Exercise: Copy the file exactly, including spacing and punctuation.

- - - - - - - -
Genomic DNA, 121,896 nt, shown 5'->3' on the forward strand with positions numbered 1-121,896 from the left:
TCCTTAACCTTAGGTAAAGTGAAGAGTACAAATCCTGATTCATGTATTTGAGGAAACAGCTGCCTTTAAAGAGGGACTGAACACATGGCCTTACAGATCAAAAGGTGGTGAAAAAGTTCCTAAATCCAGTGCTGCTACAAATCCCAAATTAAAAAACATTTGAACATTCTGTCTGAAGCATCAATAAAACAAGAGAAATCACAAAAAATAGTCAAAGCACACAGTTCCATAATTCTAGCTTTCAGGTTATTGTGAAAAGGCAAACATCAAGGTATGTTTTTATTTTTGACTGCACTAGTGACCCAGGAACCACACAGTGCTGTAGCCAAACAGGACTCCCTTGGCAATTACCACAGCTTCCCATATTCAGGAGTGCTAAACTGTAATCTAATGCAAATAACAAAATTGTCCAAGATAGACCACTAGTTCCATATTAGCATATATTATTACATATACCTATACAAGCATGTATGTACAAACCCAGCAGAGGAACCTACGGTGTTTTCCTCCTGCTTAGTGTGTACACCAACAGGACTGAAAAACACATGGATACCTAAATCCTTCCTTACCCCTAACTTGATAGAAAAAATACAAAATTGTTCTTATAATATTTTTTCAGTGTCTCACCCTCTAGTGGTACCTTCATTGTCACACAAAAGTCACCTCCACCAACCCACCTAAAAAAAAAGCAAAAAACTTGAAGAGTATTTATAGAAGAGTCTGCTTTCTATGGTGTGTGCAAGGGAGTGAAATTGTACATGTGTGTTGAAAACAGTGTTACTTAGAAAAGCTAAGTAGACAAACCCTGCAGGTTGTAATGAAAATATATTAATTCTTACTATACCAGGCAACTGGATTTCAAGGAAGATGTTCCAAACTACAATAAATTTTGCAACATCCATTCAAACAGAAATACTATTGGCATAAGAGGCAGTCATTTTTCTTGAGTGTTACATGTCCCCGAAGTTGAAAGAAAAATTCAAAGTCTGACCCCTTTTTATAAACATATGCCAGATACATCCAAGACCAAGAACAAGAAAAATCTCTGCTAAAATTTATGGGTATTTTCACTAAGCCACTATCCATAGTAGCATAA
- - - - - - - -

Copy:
Genomic DNA, 121,896 nt, shown 5'->3' on the forward strand with positions numbered 1-121,896 from the left:
TCCTTAACCTTAGGTAAAGTGAAGAGTACAAATCCTGATTCATGTATTTGAGGAAACAGCTGCCTTTAAAGAGGGACTGAACACATGGCCTTACAGATCAAAAGGTGGTGAAAAAGTTCCTAAATCCAGTGCTGCTACAAATCCCAAATTAAAAAACATTTGAACATTCTGTCTGAAGCATCAATAAAACAAGAGAAATCACAAAAAATAGTCAAAGCACACAGTTCCATAATTCTAGCTTTCAGGTTATTGTGAAAAGGCAAACATCAAGGTATGTTTTTATTTTTGACTGCACTAGTGACCCAGGAACCACACAGTGCTGTAGCCAAACAGGACTCCCTTGGCAATTACCACAGCTTCCCATATTCAGGAGTGCTAAACTGTAATCTAATGCAAATAACAAAATTGTCCAAGATAGACCACTAGTTCCATATTAGCATATATTATTACATATACCTATACAAGCATGTATGTACAAACCCAGCAGAGGAACCTACGGTGTTTTCCTCCTGCTTAGTGTGTACACCAACAGGACTGAAAAACACATGGATACCTAAATCCTTCCTTACCCCTAACTTGATAGAAAAAATACAAAATTGTTCTTATAATATTTTTTCAGTGTCTCACCCTCTAGTGGTACCTTCATTGTCACACAAAAGTCACCTCCACCAACCCACCTAAAAAAAAAGCAAAAAACTTGAAGAGTATTTATAGAAGAGTCTGCTTTCTATGGTGTGTGCAAGGGAGTGAAATTGTACATGTGTGTTGAAAACAGTGTTACTTAGAAAAGCTAAGTAGACAAACCCTGCAGGTTGTAATGAAAATATATTAATTCTTACTATACCAGGCAACTGGATTTCAAGGAAGATGTTCCAAACTACAATAAATTTTGCAACATCCATTCAAACAGAAATACTATTGGCATAAGAGGCAGTCATTTTTCTTGAGTGTTACATGTCCCCGAAGTTGAAAGAAAAATTCAAAGTCTGACCCCTTTTTATAAACATATGCCAGATACATCCAAGACCAAGAACAAGAAAAATCTCTGCTAAAATTTATGGGTATTTTCACTAAGCCACTATCCATAGTAGCATAA